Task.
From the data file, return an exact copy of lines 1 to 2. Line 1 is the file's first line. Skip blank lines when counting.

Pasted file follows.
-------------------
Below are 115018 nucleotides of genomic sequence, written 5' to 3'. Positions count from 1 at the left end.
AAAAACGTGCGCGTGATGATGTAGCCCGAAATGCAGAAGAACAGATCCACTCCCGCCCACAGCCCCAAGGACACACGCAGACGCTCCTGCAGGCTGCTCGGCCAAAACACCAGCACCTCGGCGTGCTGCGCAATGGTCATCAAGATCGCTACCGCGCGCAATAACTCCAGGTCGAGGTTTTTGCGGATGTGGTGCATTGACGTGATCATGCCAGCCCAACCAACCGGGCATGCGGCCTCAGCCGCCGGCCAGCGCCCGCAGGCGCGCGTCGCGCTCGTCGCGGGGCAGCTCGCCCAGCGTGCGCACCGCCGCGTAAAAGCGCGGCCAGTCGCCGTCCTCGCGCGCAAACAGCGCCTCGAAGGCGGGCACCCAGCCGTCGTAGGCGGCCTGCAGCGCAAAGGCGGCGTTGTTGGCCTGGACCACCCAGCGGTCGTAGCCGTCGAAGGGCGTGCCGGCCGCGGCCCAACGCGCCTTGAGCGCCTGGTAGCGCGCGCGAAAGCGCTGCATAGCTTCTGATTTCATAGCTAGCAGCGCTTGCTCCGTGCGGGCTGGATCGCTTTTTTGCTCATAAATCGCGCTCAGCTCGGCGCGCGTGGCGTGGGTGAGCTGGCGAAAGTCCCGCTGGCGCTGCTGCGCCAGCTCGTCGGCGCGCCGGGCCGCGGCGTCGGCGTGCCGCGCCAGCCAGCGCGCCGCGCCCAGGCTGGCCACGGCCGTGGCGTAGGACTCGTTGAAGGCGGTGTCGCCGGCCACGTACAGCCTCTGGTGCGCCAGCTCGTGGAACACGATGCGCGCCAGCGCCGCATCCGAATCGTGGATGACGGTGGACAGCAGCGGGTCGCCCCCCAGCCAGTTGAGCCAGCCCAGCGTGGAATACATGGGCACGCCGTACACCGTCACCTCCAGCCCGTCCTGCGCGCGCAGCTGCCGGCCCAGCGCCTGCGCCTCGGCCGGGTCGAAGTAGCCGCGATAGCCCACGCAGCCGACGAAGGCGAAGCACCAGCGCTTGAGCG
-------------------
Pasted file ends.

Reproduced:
Below are 115018 nucleotides of genomic sequence, written 5' to 3'. Positions count from 1 at the left end.
AAAAACGTGCGCGTGATGATGTAGCCCGAAATGCAGAAGAACAGATCCACTCCCGCCCACAGCCCCAAGGACACACGCAGACGCTCCTGCAGGCTGCTCGGCCAAAACACCAGCACCTCGGCGTGCTGCGCAATGGTCATCAAGATCGCTACCGCGCGCAATAACTCCAGGTCGAGGTTTTTGCGGATGTGGTGCATTGACGTGATCATGCCAGCCCAACCAACCGGGCATGCGGCCTCAGCCGCCGGCCAGCGCCCGCAGGCGCGCGTCGCGCTCGTCGCGGGGCAGCTCGCCCAGCGTGCGCACCGCCGCGTAAAAGCGCGGCCAGTCGCCGTCCTCGCGCGCAAACAGCGCCTCGAAGGCGGGCACCCAGCCGTCGTAGGCGGCCTGCAGCGCAAAGGCGGCGTTGTTGGCCTGGACCACCCAGCGGTCGTAGCCGTCGAAGGGCGTGCCGGCCGCGGCCCAACGCGCCTTGAGCGCCTGGTAGCGCGCGCGAAAGCGCTGCATAGCTTCTGATTTCATAGCTAGCAGCGCTTGCTCCGTGCGGGCTGGATCGCTTTTTTGCTCATAAATCGCGCTCAGCTCGGCGCGCGTGGCGTGGGTGAGCTGGCGAAAGTCCCGCTGGCGCTGCTGCGCCAGCTCGTCGGCGCGCCGGGCCGCGGCGTCGGCGTGCCGCGCCAGCCAGCGCGCCGCGCCCAGGCTGGCCACGGCCGTGGCGTAGGACTCGTTGAAGGCGGTGTCGCCGGCCACGTACAGCCTCTGGTGCGCCAGCTCGTGGAACACGATGCGCGCCAGCGCCGCATCCGAATCGTGGATGACGGTGGACAGCAGCGGGTCGCCCCCCAGCCAGTTGAGCCAGCCCAGCGTGGAATACATGGGCACGCCGTACACCGTCACCTCCAGCCCGTCCTGCGCGCGCAGCTGCCGGCCCAGCGCCTGCGCCTCGGCCGGGTCGAAGTAGCCGCGATAGCCCACGCAGCCGACGAAGGCGAAGCACCAGCGCTTGAGCG